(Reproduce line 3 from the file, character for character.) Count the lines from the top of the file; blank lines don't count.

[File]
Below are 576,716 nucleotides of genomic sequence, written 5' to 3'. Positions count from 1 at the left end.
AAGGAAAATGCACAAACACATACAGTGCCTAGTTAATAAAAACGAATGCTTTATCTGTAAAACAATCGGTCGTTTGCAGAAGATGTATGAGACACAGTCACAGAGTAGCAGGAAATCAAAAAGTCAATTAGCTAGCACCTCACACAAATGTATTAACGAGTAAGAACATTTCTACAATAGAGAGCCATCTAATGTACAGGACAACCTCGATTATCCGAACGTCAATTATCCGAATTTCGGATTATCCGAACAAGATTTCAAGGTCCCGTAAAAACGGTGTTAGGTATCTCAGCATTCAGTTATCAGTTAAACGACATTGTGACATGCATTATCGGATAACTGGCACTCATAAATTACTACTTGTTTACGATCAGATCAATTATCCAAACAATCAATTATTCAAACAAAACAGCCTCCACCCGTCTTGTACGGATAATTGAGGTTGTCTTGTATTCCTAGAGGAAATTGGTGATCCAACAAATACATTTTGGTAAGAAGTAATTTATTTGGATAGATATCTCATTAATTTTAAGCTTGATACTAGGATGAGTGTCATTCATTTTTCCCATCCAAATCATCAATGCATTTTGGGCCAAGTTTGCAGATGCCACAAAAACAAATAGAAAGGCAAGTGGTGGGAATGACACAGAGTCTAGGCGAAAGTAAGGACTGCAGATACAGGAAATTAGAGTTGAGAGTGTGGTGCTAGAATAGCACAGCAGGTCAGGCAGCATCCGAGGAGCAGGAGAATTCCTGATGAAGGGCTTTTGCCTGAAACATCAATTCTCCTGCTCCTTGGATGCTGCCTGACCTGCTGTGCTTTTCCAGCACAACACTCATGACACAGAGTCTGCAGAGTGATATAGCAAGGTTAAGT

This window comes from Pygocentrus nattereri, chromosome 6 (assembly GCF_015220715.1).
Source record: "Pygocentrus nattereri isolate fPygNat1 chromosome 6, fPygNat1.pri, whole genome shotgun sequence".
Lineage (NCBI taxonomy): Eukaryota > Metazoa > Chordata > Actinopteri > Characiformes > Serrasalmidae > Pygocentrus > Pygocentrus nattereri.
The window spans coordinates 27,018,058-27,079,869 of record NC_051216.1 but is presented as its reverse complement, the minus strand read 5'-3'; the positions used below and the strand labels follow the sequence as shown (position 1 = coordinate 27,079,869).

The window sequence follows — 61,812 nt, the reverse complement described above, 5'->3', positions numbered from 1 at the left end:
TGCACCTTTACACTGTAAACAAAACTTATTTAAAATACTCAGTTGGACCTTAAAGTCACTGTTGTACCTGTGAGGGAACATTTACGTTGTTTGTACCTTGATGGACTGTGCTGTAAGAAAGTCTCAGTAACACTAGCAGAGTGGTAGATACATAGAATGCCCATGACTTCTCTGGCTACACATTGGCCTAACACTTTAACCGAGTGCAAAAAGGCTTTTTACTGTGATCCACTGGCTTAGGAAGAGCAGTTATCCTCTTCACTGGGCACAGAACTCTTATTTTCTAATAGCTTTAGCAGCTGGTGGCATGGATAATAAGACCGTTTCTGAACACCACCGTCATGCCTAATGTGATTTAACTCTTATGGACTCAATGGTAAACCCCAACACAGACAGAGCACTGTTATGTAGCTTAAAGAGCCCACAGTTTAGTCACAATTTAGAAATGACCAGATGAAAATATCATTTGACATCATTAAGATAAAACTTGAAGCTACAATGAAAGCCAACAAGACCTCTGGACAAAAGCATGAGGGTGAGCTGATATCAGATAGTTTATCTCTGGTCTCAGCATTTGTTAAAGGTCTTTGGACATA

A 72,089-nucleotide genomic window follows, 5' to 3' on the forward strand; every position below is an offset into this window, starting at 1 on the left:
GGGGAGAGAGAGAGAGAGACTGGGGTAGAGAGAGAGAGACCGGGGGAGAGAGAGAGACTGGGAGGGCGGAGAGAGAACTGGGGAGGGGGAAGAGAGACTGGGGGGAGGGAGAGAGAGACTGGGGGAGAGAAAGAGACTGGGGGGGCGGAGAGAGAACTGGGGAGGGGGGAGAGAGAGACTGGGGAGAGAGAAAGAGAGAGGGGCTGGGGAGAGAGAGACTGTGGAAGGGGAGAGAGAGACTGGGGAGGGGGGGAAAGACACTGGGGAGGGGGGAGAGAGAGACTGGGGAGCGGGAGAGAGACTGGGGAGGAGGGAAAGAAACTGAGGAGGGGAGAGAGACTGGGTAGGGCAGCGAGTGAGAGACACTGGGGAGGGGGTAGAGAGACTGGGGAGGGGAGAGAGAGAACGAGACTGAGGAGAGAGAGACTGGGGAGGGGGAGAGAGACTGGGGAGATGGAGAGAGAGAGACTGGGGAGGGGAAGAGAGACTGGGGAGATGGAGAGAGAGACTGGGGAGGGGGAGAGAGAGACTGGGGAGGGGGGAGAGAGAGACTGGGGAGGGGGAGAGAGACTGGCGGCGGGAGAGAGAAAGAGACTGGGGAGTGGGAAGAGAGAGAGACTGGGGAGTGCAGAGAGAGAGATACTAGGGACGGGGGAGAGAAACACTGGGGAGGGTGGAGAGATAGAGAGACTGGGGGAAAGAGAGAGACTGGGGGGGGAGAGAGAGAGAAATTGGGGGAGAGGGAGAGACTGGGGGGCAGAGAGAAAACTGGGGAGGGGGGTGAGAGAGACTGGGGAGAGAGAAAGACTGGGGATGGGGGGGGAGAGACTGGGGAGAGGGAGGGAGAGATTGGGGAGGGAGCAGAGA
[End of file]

This window comes from Pygocentrus nattereri, chromosome 6 (assembly GCF_015220715.1).